THE head of Scotland’s biggest farmers union has said he will not be calling for farmers to join EU-wide protests.

Protests have erupted across Europe in opposition to the EU’s climate change measures and associated bureaucracy, although specific grievances vary from country to country.

Earlier this week, the EU agreed to delay requirements for farmers to keep 4% of their arable land free from crop production in order to continue receiving subsidies.

The measures, which are part of a bid to help soil health and biodiversity, have now been delayed until 2025.

However, a protest in Brussels on Thursday criticised the “costly” bureaucracy associated with environmental regulations and called for an end to free trade agreements between the trading bloc and third countries.

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Energy costs and falling food prices also contributed to the protest, which saw fires started outside the European Parliament as well as eggs thrown at the building.

Despite Tory MSP Rachael Hamilton sharing news of Scottish farmers joining the protests – shared by right-wing journalist Peter Imaneulsen who has previously been accused of denying the Holocaust – the head of the National Farmers Union of Scotland said he would not be calling on Scottish farmers to take part.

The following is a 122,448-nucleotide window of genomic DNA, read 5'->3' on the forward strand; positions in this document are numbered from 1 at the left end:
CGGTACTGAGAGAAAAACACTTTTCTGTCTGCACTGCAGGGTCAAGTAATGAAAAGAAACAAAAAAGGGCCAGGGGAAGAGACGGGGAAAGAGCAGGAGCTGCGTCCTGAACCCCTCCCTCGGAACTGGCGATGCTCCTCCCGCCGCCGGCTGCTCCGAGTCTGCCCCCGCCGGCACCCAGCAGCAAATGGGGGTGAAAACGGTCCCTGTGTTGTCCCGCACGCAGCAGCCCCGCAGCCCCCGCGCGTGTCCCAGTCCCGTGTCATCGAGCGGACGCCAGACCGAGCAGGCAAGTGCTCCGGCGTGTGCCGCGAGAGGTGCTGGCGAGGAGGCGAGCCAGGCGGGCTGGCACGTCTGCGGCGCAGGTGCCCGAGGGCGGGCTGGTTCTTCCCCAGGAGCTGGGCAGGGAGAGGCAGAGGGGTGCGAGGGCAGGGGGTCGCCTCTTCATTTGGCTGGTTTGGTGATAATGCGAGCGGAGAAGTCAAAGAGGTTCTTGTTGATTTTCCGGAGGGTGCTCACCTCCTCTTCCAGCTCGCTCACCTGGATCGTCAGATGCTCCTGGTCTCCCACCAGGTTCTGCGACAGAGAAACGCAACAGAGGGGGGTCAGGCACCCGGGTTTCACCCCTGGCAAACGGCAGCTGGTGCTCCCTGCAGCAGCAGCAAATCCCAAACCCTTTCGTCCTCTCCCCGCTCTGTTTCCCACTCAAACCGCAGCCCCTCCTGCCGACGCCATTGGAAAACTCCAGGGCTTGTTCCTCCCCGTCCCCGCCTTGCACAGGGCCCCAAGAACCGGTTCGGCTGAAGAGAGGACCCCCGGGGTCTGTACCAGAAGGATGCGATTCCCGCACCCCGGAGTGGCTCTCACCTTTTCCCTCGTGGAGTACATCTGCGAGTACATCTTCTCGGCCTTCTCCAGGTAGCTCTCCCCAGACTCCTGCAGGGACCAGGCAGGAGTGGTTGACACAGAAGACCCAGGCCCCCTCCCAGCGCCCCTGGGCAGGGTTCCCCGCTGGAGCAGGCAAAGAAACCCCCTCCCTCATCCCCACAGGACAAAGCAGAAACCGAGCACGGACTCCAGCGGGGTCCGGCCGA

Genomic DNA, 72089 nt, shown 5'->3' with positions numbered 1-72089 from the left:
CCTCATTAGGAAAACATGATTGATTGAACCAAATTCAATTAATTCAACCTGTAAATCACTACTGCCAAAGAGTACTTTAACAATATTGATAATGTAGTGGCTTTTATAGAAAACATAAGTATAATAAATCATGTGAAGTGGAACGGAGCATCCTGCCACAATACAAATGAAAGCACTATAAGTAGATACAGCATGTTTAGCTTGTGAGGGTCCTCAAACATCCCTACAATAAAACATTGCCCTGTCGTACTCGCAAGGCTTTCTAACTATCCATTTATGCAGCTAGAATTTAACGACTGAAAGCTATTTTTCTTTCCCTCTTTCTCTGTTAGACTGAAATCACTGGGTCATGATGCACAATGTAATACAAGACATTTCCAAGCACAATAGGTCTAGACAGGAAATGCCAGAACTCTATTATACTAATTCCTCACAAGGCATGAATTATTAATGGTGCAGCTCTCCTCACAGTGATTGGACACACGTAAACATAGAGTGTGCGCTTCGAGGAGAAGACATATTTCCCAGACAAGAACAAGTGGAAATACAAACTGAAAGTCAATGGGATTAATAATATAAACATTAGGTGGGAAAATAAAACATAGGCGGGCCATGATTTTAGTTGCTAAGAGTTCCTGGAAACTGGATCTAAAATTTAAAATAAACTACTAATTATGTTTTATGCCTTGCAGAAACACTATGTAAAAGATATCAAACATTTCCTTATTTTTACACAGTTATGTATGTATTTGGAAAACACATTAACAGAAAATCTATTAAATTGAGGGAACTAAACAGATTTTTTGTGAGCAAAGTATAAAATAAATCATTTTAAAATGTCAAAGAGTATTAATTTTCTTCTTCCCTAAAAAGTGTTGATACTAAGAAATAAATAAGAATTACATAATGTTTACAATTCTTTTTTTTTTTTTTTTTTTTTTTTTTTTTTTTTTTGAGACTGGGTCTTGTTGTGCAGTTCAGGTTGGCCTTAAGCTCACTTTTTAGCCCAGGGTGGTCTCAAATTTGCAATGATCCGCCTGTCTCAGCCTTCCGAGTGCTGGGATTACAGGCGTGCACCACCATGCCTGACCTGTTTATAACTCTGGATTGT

Speaking to the Scottish Farmer, NFU Scotland president Martin Kennedy said it was “paramount” that farmers maintain the support of consumers.

He said: “The specific issues that have ignited large scale protests from farmers across Europe are not the same issues as we have here in Scotland.

“Rising red diesel taxation, extreme nitrogen regulations, policies requiring organic production to increase to 25%, and a proposed 30% set aside requirement for ecological schemes are what have understandably driven this action.

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"These protests are also in advance of European elections this summer.

“NFU Scotland is a membership organisation that has on several occasions in its 111-year history, led public protests on behalf of farmers and crofters, most recently 14 months ago when hundreds of members gathered outside Holyrood at our #FoodNeedsAFarmer rally.

“This rally, focussed on food security, successfully kept the public on side and drew the attention of so many MSPs to the need for food production to be front and centre of the Agriculture and Rural Communities (Scotland) Bill.

“It is paramount that we maintain a strong influential position with government and retain the confidence and support of our consumers.”

It comes ahead of NFU Scotland’s AGM next week, where First Minister Humza Yousaf is due to address delegates.

Last month, more than 70 farmers turned out to a meeting in the Cairngorms National Park with a "show of concern" tractor run.

They claimed they were not properly consulted on the reintroduction of beavers into the area. A further protest took place in Ballater on January 22.